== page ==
RITTMAN — Nearly 70 years after Army Pfc. Kenneth B. Williams was killed during the Korean War, his family and the U.S. military finally got to deliver a proper goodbye.
The Akron native, whose remains only earlier this year were identified through DNA evidence, was buried Monday at the Ohio Western Reserve National Cemetery with full military honors.
“There were so many years and doubts of what happened where, when,” his great nephew Sam Kegg, 39, of Akron said following the service and a visit to the gravesite. “We’re so very happy that he’s home.”
Kegg was one of four relatives, including Williams’ niece Patricia Kegg, her husband George and Sam Kegg’s 6-year-old son Bo, who attended the ceremony. Other family had passed on.
The service included a three-gun salute by the Northern Ohio Army Honor Guard and the playing of "Taps." Ohio Army National Guard Brigadier General Anthony Digiacomo II presented the American flag that covered the casket to Patricia Kegg.
Veterans groups Rolling Thunder and Patriot Guard Riders also escorted Williams and paid special tribute at the ceremony.
Missing in action
The son of Henry and Abbie Gougler, Williams attended Kenmore High School and enlisted in 1948. He was 38 at the time of his death.
He was a member of the Heavy Mortar Co., 32nd Infant Regiment, 7th Infantry Division. He was deployed east of the Chosin Reservoir when his combined team of U.S. and South Korean soldiers were attacked by Chinese forces.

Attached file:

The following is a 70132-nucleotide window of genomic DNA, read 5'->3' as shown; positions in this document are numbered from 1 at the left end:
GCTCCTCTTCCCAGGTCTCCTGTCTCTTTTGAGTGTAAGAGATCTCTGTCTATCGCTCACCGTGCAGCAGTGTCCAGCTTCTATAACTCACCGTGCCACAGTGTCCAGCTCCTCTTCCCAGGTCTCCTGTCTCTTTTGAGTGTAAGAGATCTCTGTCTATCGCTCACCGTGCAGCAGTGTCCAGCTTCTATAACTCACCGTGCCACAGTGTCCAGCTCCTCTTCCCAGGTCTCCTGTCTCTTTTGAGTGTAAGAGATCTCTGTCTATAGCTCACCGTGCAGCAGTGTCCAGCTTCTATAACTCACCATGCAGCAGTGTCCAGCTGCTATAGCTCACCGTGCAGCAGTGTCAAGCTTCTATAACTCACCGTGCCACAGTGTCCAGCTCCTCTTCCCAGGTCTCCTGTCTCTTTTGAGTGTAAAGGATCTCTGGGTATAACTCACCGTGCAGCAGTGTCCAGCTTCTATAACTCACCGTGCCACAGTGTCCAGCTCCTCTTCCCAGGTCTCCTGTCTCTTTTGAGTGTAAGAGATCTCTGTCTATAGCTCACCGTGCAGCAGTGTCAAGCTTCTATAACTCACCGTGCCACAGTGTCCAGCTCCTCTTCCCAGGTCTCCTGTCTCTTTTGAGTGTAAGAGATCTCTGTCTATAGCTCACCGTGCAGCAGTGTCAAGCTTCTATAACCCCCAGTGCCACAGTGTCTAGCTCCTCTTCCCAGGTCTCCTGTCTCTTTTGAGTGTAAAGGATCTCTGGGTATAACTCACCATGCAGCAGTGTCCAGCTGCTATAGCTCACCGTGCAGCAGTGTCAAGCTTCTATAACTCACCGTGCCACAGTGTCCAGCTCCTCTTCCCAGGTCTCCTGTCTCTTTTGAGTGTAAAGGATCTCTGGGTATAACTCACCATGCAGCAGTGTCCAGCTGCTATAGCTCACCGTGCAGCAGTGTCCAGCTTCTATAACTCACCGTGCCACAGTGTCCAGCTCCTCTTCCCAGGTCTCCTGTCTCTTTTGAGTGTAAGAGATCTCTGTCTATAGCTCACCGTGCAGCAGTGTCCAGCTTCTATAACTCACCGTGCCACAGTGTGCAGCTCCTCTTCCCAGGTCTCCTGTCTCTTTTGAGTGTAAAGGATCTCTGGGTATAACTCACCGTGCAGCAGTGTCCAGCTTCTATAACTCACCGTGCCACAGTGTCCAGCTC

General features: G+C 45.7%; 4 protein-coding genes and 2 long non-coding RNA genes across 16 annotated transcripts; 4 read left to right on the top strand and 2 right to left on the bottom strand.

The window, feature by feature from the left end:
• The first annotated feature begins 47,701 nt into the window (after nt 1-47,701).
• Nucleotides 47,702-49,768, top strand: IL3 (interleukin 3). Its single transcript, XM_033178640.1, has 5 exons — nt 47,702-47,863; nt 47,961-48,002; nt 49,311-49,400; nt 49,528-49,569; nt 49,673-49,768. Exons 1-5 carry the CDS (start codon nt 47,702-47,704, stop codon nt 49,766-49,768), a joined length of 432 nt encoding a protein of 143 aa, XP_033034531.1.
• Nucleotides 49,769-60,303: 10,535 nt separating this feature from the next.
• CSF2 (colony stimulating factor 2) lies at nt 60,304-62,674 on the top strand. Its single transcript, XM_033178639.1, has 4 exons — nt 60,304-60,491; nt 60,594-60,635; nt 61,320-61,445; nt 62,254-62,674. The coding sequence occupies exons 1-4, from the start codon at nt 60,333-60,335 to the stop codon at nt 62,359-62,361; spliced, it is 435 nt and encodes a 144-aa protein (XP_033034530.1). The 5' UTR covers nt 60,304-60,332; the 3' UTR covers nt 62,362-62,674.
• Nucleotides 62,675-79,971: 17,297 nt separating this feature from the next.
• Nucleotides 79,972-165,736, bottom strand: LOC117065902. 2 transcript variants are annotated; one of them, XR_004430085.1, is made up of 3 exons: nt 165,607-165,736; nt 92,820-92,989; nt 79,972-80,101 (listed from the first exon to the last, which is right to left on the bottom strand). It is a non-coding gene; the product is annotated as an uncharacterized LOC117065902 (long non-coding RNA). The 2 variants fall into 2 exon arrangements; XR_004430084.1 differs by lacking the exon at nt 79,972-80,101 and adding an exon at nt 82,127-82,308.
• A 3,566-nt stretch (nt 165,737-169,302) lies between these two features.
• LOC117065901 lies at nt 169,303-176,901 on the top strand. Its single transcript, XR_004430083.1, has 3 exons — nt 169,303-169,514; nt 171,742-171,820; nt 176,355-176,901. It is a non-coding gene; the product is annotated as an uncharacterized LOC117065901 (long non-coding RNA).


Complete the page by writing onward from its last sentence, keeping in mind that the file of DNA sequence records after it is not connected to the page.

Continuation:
Williams was reported missing in action on Dec. 2, 1950.
His name didn’t appear on prisoner of war lists, but returning Americans reported that he had died in a prison camp.
Sam Kegg, who served in search and rescue with the U.S. Navy, said he had heard family talk about his great-uncle being wounded and then dying of malnutrition in the camp.
The U.S. military declared him dead as of Jan. 31, 1951.
Out of the blue
Sam Kegg received a call out of the blue about six months ago from the military trying to track down his mother Patricia, who had met Williams only when she was a young child.
“She was shocked,” he said.
The surviving family had figured that they would never receive his remains. Because of the passage of time and death of relatives, the small family doesn’t have photos of Williams to share or significant memories of him.
He was identified through DNA by scientists with the Defense POW/MIA Accounting Agency and Armed Forces Medical Examiner System.
It turns out his remains were contained in one of 33 boxes turned over by the North Korean government to the U.S. in November 1993.
The delay in identifying him was due to the number of remains being analyzed and difficulty in locating family, along with technology improving over the years, agency spokeswoman Sgt. First Class Kristen Duus said.
Williams’ name is recorded on the Courts of the Missing in Honolulu along with others who are missing from the Korean War.
A rosette now will be placed next to his name.
President Trump has pushed for North Korea to turn over more remains of unaccounted-for U.S. military. There are 7,677 Americans who are still missing from the Korean War.
Earlier this year, Chairman Kim Jong-Un delivered another 55 boxes containing remains of servicemen.
“Our family is grateful for all of the work that the Army and President Trump’s administration has done,” Sam Kegg said.
Rick Armon can be reached at 330-996-3569 or email@example.com. Follow him on Twitter at @armonrickABJ.